The erection of an efficient LNG infrastructure rather than be limited to a distance of 500 km from a terminal along the coast, could prove to be useful to CV operators in the long-haul as well as the relatively short-haul segments. Long haul LNG CVs will contribute to curbing pollution, but the acute need is to reduce pollution in the cities. How LNG will help to do that, or will it be left to CNG or electrification to carry out that work, is a matter of debate, mentioned an industry expert. Stressing upon the price sensitive nature of the Indian market, he opined that the travel range restrictions any alternate fuel (CNG, electricity or LNG) may pose, will make it quickly unpopular. The learning from the CNG infrastructure or the lack of it should be put to good use, he said. Citing a report in a newspaper that LNG would make economical and environmental sense, S P Singh, Sr. Fellow & Coordinator, Indian Foundation of Transport Research and Training (IFTRT), said that the policy makers and media are at present obsessed with e-vehicles as an alternative to petrol and diesel vehicles to curb vehicular pollution, particularly in emerging smart cities across the country. CNG as city’s clean fuel, at the other end, for personalised, light and intermediate goods and passenger carriages in 174 cities and towns is work in progress.

Opining that the biggest limitation for LNG as a highway fuel against petrol and diesel is the limitation of cryogenic tank suppliers, Singh averred, “The suppliers of Cryogenic tanks to store LNG have virtual monopoly. The high capital cost of a cryogenic tanker and trailer combination and uncertain supplies is a challenge.” Claiming that the suppliers of cryogenic LNG trailers of 24 kilo-litres are virtually predominantly in the hands of one single seller and manufacturer, Singh mentioned, “The prices are high, and the deliveries often take longer than expected. From a competitive point of view, this does not indicate a good situation.” Singh called for taming the virtual monopoly of cryogenic LNG tanker suppliers to ensure that its pricing power does not go against the participation of all gas-based logistics firms with working experience of two decades or more. Singh is of the opinion that LNG CVs will be more attractive than BSVI diesel CVs in terms of capital cost. “To make LNG a reality, the government should bring down the GST levied on cryogenic tank and trailers from 28 per cent to 12 per cent,” he quipped.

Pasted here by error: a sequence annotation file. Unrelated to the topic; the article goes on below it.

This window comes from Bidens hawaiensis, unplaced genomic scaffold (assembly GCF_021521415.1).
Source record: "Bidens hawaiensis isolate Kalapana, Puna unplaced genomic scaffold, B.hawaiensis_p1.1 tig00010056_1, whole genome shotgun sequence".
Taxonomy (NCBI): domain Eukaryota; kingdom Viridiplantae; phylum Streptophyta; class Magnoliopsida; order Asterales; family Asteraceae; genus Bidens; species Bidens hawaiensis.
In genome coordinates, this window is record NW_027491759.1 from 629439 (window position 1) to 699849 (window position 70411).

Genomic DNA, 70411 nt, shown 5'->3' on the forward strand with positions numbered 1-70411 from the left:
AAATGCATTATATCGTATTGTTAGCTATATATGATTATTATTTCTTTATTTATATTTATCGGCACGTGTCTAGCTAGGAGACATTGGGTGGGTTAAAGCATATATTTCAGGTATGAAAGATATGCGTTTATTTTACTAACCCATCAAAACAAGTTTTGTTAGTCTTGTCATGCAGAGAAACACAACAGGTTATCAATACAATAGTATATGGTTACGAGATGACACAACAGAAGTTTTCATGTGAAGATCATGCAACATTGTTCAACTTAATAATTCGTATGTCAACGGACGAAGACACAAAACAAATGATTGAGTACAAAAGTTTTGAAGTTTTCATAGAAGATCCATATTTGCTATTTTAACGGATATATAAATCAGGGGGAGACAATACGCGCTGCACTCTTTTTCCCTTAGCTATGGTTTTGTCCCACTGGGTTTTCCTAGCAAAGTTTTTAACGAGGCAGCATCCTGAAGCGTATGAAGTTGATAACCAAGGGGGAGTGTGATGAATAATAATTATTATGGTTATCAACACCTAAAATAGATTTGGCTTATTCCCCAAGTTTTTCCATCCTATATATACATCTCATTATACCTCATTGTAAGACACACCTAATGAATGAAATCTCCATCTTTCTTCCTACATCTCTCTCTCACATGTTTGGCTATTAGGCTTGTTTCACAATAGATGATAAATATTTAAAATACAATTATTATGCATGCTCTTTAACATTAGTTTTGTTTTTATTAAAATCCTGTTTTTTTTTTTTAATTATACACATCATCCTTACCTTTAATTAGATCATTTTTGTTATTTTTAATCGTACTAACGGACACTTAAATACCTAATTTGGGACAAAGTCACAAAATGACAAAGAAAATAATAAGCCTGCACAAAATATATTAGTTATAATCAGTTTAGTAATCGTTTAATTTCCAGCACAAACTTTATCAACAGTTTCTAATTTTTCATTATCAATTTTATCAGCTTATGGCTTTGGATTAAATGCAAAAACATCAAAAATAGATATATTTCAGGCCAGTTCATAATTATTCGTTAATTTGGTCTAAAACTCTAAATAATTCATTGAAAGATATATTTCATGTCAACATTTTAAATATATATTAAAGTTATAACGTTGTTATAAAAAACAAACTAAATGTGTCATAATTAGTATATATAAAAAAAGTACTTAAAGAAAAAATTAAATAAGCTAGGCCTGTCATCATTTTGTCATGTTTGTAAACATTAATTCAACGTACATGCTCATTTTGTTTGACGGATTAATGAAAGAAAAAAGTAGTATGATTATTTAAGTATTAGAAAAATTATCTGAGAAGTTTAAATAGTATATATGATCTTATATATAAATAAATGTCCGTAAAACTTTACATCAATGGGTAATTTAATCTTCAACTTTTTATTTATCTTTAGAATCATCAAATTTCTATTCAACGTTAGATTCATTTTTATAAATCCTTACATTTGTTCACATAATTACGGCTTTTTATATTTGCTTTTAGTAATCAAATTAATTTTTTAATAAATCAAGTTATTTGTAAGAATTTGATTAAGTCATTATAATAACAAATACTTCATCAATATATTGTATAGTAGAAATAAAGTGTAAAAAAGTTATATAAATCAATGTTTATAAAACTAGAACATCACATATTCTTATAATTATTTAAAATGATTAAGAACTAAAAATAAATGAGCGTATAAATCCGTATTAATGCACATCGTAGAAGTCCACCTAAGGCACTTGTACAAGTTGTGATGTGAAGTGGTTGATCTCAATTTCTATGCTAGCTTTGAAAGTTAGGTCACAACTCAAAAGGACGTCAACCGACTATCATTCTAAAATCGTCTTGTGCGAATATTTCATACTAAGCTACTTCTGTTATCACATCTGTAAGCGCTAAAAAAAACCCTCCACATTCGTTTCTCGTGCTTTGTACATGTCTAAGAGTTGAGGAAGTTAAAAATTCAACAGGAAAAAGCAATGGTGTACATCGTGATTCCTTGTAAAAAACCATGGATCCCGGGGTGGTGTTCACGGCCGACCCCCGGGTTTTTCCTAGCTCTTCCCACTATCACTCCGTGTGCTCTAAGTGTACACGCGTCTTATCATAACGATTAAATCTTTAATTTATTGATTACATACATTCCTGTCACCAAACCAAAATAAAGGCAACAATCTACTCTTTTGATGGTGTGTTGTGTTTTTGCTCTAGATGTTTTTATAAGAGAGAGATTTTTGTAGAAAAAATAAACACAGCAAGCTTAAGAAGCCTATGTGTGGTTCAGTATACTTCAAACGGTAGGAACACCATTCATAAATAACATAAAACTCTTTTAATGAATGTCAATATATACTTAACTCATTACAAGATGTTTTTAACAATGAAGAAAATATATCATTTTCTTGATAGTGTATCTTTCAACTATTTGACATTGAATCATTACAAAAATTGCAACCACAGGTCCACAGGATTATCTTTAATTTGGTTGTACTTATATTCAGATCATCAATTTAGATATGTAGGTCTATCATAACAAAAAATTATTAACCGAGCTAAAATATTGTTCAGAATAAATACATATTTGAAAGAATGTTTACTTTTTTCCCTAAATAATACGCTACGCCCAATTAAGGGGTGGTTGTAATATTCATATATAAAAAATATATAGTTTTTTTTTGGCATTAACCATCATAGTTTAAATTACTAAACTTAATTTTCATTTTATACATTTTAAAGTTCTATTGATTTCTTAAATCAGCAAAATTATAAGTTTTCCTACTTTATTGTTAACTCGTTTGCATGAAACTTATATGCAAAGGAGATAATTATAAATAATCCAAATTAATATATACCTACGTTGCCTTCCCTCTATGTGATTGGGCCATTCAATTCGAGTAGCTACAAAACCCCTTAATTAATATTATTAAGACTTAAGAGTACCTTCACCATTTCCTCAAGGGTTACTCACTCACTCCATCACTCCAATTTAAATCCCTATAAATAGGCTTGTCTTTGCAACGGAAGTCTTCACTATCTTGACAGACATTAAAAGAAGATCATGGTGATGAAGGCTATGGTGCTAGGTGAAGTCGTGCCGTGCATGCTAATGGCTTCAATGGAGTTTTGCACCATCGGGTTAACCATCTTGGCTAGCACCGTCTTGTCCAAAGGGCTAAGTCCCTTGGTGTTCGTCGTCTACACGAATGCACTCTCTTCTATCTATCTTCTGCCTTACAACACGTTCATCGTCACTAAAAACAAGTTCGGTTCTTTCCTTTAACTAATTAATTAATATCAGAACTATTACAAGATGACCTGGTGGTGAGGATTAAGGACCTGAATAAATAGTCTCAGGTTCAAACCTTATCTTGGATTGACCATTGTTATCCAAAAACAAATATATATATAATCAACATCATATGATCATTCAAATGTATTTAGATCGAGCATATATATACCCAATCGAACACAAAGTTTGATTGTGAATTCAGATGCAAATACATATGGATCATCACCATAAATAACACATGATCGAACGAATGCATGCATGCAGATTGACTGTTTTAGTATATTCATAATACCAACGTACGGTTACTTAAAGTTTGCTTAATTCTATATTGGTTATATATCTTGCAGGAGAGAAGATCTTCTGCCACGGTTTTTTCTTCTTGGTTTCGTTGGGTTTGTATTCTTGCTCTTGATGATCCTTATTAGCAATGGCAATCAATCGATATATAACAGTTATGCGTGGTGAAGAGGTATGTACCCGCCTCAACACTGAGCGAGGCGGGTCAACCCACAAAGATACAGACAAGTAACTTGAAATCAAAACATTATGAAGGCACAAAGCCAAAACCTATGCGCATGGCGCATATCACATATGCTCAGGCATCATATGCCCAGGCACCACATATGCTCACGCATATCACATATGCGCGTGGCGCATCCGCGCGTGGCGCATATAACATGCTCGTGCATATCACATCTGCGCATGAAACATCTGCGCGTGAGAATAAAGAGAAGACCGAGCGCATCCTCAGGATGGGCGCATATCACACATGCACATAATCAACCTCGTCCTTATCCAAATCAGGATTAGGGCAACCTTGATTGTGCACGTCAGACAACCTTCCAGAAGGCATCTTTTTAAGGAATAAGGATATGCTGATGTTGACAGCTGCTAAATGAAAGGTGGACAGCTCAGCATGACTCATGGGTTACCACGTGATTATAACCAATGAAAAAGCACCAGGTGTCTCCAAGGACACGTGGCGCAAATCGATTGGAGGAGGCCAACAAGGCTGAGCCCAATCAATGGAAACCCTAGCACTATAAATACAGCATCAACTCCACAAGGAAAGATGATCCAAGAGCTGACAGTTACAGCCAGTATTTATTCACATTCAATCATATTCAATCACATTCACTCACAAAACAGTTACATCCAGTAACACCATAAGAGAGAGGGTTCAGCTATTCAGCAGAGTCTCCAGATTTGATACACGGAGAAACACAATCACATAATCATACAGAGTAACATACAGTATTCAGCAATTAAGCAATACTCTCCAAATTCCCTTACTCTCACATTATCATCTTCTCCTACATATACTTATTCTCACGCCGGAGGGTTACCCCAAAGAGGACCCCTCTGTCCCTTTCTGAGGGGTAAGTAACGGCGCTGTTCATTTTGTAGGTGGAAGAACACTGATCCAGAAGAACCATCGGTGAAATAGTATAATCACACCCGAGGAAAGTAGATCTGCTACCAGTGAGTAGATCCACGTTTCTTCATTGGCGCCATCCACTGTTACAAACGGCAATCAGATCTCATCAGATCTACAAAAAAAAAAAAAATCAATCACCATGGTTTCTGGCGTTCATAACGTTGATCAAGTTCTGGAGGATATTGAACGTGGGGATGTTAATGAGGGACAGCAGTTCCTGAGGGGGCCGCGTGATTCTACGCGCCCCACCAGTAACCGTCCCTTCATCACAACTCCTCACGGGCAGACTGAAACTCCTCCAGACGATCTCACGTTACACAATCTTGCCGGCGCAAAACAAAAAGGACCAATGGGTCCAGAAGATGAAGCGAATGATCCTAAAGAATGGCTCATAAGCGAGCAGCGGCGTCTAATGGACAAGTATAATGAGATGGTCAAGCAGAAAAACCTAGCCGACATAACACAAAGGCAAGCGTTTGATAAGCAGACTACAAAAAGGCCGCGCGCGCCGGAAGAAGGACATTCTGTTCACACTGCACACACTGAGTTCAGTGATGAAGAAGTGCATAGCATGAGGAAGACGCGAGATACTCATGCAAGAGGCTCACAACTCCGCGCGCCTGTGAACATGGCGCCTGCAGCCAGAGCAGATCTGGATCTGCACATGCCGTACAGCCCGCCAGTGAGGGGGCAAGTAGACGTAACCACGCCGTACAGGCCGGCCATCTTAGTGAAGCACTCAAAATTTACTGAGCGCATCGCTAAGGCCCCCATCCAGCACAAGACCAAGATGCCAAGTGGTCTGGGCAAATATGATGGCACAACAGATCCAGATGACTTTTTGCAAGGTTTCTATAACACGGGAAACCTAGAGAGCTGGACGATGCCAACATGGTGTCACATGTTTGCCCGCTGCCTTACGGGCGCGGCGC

Drawing attention to a 2015 Morgan Stanley report in which is mentioned that natural gas vehicles are globally displacing 1.5 million barrels a day of oil, commented an industry source that the number of gas powered vehicles, and prominently CVs is set to double. It could even grow by another 5.6 million barrels a day by 2021, he said. This would be equivalent to China’s oil imports in 2015, he elaborated. With a survey in Europe claimed to define the cost of a vehicle battery as equivalent to running an similar diesel-powered vehicle for two-lakh kilometers, LNG could well be the way forward. Top global CV makers like Volvo and Daimler are working on gas powered trucks even as they work on various other technologies. Director of environment and innovation at Volvo Trucks, Lars Mårtensson, is known to have expressed that natural gas can produce 20 per cent lower CO2 emissions than diesel. Because of its ability to be carried in larger quantities, LNG, according to an industry source, could just be the fuel for long-haul CVs. What may not make LNG suitable for last mile transport, he mentioned, is the high evaporation losses it incurs.

As a fuel, LNG has its set of advantages and disadvantages. What seems to work in its favour is its ability to support long distance travel. Unlike electricity or CNG, which suffer from range restrictions, the development of an effective infrastructure should see LNG in good stead.